Pair ride across Canada for children
Saddle sores could become a problem for Nanaimo realtor Brian Godfrey and Bob Wilson, a retired bank manager, over the next few months.
The men are preparing for next month’s Coast to Coast for the Kids, a cycling tour across Canada to raise money for B.C. Children’s Hospital Foundation.
“The Children’s Miracle Network is a charity Re/Max supports internationally,” Godfrey said. “At Re/Max in Nanaimo every realtor supports it, so when I said I’m going to ride across Canada as a fundraiser for Children’s Miracle Network, the office jumped on board.”
The company is already planning burger and beer nights, can and bottle drives and other fundraising events to support the ride.
The men have set a goal to raise $50,000 by the time they reach Newfoundland.
Godfrey and his wife, Shirley, were fortunate their children never needed the B.C. Children’s Hospital services, though some motivation for the ride comes through friends whose children have needed treatment there.
But Godfrey and Wilson are also avid long distance cyclists and much of the motivation for the tour comes from a strong long-time desire to experience riding across Canada.
“I’ve always wanted to cycle across Canada – at least certainly in the last 20 years it’s been on my bucket list,” said Godfrey. “I thought if anybody is going to retire at 55 it’s going to be me.”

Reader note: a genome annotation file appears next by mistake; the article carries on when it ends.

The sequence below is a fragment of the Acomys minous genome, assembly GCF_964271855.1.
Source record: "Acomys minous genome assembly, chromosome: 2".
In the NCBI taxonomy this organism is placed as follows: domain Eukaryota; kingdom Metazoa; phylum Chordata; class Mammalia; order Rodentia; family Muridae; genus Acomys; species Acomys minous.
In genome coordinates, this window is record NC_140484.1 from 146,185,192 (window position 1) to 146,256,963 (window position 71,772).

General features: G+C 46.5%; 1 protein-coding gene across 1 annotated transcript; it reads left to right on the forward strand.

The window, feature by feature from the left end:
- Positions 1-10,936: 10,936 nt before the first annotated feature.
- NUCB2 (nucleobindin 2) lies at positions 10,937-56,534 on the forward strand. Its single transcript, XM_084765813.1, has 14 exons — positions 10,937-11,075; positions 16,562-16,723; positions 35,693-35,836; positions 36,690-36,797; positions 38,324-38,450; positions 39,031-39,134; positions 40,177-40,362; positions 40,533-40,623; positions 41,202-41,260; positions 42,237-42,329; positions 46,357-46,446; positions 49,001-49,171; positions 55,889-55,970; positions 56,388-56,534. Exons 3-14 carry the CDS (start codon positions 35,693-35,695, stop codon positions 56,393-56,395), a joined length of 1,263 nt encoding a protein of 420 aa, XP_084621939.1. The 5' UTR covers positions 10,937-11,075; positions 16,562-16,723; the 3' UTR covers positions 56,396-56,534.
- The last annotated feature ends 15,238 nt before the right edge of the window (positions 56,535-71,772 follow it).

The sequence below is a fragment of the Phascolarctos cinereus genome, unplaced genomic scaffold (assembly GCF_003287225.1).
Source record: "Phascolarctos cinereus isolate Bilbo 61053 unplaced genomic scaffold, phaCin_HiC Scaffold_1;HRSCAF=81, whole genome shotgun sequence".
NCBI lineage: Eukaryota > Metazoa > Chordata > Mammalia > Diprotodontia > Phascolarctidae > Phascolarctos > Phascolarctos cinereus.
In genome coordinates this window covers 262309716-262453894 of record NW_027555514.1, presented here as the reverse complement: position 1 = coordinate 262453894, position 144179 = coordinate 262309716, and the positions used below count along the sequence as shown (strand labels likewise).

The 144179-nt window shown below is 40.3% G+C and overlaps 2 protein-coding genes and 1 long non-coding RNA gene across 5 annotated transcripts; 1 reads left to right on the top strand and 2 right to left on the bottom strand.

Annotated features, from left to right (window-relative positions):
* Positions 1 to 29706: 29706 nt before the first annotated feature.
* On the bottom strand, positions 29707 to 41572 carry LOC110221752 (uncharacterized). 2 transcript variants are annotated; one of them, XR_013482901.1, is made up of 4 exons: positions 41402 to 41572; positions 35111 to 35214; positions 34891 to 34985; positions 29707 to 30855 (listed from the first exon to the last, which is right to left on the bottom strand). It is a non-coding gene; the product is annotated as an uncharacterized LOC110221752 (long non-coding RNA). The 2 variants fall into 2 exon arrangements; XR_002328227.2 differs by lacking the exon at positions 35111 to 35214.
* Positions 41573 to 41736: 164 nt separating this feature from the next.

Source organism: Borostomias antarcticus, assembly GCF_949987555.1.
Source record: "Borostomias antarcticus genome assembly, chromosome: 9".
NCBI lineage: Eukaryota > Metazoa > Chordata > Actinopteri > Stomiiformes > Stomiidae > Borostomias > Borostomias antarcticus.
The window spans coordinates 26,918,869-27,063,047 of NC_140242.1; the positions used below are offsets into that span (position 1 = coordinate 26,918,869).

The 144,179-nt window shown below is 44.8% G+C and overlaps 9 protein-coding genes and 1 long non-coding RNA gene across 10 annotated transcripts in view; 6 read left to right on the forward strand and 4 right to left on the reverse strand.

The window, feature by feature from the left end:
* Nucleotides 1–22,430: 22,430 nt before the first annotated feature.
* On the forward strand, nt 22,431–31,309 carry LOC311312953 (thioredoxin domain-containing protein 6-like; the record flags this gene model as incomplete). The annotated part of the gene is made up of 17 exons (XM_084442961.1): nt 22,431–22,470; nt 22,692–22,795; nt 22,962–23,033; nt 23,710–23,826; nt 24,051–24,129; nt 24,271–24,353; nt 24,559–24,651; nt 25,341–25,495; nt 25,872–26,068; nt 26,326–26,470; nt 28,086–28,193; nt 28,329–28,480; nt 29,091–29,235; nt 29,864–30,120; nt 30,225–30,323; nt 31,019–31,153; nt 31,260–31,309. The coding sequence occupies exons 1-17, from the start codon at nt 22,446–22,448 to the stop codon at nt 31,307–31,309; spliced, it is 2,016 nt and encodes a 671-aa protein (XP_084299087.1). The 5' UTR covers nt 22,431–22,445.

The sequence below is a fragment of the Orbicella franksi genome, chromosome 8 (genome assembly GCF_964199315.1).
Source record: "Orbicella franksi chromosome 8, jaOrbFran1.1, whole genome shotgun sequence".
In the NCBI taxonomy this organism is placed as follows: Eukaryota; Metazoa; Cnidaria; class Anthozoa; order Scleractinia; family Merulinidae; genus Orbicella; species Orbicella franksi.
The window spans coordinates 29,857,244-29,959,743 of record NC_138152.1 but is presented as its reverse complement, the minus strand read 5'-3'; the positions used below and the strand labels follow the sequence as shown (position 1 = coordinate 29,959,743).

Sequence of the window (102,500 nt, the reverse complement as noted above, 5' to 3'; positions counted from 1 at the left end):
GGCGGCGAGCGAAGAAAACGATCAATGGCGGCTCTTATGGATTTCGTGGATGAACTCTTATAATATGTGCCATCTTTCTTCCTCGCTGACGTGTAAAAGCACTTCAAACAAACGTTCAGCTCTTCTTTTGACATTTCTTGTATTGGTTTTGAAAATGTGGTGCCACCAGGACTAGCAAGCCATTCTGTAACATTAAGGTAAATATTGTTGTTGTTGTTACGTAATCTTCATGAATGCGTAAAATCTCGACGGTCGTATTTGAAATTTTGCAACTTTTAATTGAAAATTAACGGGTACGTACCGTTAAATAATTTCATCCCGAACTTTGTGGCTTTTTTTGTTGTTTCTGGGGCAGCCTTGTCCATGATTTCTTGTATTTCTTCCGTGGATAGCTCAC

While retirement is not in the cards for Godfrey – whose odometer clicks to double fives in April – he has accrued enough “Freedom 55” to take three months off for the tour.
“When I mentioned it to Bob Wilson – he’s 65 and retired – he was gung-ho when he heard about it and was in,” Godfrey said.
The men leave Nanaimo April, 30, for Victoria to dip their front tires in the Pacific Ocean before heading out on their 7,300 kilometre cross-Canada tour, which Godfrey estimates – covering an average of 100 km per day – will take 73 days or about July 22 to reach St. John’s, Nfld.
Shirley will drive a support vehicle carrying gear and supplies as far as, Lethbridge Alta., to help get the men through the B.C. mountains. From there on it will be an unassisted tour, meaning their bikes will be loaded and weigh in with gear at about 39 kilograms each. They’ll camp most nights, alternating with stays at hotels when necessary.
There’s no guarantee it will be an easy cruise through the prairies. Wind and weather are unpredictable and could play havoc with the ride, something Godfrey and Wilson are no strangers to and were reminded of on a test ride last year when they bucked headwinds over a 100-km section of the Olympic Peninsula.
On one section of a tour from Austria to Germany several years earlier, the men battled heavy rain for three days straight.
“We know how miserable it can be,” Godfrey said.
Their route will duck down into the U.S. through Minnesota, Wisconsin and Michigan before popping back up in to Canada at Sarnia, Ont.
Along the way Godfrey will file progress reports which will be posted online at the News Bulletin’s web and social media sites.
From now until the end of the ride, Godfrey is looking for support via donations to B.C. Children’s Hospital.
To make a donation or to check on the tour’s fundraising progress, please go to the B.C. Children’s Hospital Foundation website at www.bcchf.ca. Once in the site, click on “events”, click on “community events” and then click on “Coast to Coast for the Kids.”
“There are a lot of worthy charities, but this is certainly one where you’re doing it for the right reasons,” said Godfrey.